BOLDUAN: Erin, thank you for that.

CUOMO: All right. So, this is a story that we talk to you about a lot, and it's because interest in why a young man became a deranged killer in Newtown, Connecticut, continues to grow. There now may be some more pieces to the puzzle. Here's why. Police in Connecticut plan to release thousands of pages of material from the investigation, along with the 911 calls that came in that day. The hope is the release does more good than harm. The harm would be re-opening these wounds for the victims' families. Pamela Brown is here with what we understand this latest wave is. What's going to happen now?

BROWN: It's a huge compilation, Chris. As you mentioned, thousands of pages coming from Connecticut state police that will be released later today at 3:00 p.m. eastern time. And essentially it's going to have a witness statement. We'll see pictures, as you said 911 calls. Really just all the information that police have gathered ever since the school shooting last December 14th and try to create a clearer picture of why Adam Lanza did what he did.

Of course, you remember in November, there was a 44-page documents that were released from prosecutors and it basically told us that Adam Lanza was obsessed with school shootings but didn't give us an idea of motive. We learned from the Connecticut state police spokesman, Paul Vance, back in November, that this compilation might include more clues as to a motive for Adam Lanza, but that is not for certain. We simply won't know that until we see the documents at 3:00 p.m. this afternoon.

CUOMO: What you know for certain is, it bothers the victims' families and for obvious reasons. Some believe it's interest in the macabre. However, there are those in the forensic side, the educational side, and the therapy side that say we need to see the pieces that lead to the pattern. That's where we want to intervene in earlier. And that is the hope. Obviously the police have some public information requirements, but they also have this guiding interest, I believe, in helping people understand it. Maybe it helps stop the next one.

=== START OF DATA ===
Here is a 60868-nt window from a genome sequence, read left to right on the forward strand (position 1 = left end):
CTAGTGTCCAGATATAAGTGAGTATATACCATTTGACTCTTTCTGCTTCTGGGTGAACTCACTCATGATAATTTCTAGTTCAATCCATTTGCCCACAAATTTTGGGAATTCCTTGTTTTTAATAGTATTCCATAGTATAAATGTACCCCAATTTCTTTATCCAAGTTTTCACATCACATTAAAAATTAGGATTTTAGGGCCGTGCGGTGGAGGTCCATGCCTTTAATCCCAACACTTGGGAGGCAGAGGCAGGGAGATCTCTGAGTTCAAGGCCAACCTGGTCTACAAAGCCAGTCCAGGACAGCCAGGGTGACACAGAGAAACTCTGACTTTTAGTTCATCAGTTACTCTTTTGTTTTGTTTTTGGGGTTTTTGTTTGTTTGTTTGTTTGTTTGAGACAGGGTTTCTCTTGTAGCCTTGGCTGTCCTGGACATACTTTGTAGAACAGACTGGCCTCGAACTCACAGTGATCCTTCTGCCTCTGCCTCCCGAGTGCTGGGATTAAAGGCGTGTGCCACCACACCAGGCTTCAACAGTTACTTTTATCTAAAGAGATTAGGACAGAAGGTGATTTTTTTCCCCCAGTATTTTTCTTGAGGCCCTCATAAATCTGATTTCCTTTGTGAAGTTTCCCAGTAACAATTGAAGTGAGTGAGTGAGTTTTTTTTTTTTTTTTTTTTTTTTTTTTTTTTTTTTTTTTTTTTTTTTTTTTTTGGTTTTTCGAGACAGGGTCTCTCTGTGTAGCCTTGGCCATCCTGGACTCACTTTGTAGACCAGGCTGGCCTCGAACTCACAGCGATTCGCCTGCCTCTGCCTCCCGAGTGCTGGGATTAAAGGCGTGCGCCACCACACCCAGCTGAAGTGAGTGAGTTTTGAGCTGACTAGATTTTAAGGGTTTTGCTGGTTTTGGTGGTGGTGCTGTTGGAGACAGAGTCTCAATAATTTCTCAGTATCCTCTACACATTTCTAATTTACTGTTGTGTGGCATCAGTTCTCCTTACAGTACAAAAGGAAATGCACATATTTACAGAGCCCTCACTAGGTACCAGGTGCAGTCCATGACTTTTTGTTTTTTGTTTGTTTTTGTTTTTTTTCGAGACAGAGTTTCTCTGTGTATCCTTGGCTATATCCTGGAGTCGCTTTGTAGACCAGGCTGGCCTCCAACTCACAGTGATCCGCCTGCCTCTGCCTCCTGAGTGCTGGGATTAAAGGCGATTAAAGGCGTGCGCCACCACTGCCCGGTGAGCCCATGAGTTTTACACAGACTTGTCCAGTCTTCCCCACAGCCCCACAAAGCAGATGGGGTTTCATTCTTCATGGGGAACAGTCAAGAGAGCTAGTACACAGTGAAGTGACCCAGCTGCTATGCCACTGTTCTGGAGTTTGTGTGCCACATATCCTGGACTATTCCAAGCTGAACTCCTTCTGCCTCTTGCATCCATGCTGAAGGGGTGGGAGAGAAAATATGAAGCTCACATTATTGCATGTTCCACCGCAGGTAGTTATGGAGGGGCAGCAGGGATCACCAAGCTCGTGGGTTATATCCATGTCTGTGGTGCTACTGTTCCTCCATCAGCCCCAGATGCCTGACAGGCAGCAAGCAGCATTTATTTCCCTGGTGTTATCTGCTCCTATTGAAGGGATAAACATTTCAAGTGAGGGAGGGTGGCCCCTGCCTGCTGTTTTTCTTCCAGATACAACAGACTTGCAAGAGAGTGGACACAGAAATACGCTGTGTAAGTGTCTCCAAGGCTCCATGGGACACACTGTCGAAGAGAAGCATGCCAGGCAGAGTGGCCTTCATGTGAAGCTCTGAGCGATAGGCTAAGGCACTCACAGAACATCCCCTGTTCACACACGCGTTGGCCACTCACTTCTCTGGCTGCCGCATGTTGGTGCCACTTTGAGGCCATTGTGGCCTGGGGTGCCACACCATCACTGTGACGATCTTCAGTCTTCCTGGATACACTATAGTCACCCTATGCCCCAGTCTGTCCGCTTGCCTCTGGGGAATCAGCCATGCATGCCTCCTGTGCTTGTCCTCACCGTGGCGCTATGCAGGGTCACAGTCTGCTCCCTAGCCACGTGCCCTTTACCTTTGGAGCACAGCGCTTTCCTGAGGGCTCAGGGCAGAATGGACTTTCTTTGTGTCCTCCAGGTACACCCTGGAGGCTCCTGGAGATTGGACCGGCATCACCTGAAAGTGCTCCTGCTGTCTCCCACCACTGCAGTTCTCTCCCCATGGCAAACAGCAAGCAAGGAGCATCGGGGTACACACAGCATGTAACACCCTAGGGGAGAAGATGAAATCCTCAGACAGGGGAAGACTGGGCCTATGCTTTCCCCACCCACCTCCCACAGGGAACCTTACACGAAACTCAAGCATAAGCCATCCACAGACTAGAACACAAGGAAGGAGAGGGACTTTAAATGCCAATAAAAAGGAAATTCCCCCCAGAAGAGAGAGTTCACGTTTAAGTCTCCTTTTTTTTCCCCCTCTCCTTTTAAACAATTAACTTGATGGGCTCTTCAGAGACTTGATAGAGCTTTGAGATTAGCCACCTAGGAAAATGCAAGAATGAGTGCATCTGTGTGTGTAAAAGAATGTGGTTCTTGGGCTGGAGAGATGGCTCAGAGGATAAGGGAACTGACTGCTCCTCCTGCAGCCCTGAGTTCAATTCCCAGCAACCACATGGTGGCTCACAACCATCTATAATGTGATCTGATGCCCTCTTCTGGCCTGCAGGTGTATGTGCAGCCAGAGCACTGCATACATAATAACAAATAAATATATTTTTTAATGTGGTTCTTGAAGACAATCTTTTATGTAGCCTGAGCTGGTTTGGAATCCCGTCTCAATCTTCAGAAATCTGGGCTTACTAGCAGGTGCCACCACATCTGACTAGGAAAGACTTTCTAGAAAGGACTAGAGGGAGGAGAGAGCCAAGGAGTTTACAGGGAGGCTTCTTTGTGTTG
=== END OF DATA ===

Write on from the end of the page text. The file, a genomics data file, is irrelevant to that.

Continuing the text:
BROWN: Absolutely. That's the hope, that the information that will come from this, that will be gleaned from this report will prevent future school shootings.

CUOMO: Right, and we'll have to seen what's in there, and then what is done. What is done.

(CROSSTALK)

CUOMO: Otherwise it is just about re-opening the wounds.

BOLDUAN: Thanks, Pamela.

Let's get back over to Chad Myers in for Indra Petersons with another look at the forecast. What are people going to face when they head out the door this morning, Chad?

CHAD MYERS, AMS METEOROLOGIST: You know, warmer than yesterday. I think it's going to will feel like 40 this afternoon, in New York City, 29 in Toronto. I know that doesn't seem like a huge warm-up, but it is compared to where you've been, especially with the ice storm there. Toronto goes to 37 tomorrow, so this ice we've been talking about falls off the trees tonight. Maybe falls on your head. Watch where you're walking. When it falls off the trees, the trees spring back up and knock more power lines down. Remember that.

Here is the next big cool-down. This is the next arctic blast. It comes in on Sunday and into Monday and finally into Tuesday for the northeast. It takes a time to get there but this is cold air. Minneapolis 4 degrees below 0. Warming up to 4 above for Bismarck, finally on Wednesday.

The good news is because the warm air is here, the next storm that comes out of the southeast is rain. It's not a snow event. If things change on timing a little bit, I might have to change the forecast. But for New York City, it's a rain event for Monday. If you happen to be going on a cruise next week, there'll be some showers in the Caribbean, but other than that temperatures will always, there, be around 80 degrees.

BOLDUAN: Oh! sounds like a dream.

MYERS: Chris, Kate, back to you.

BOLDUAN: Thanks so much.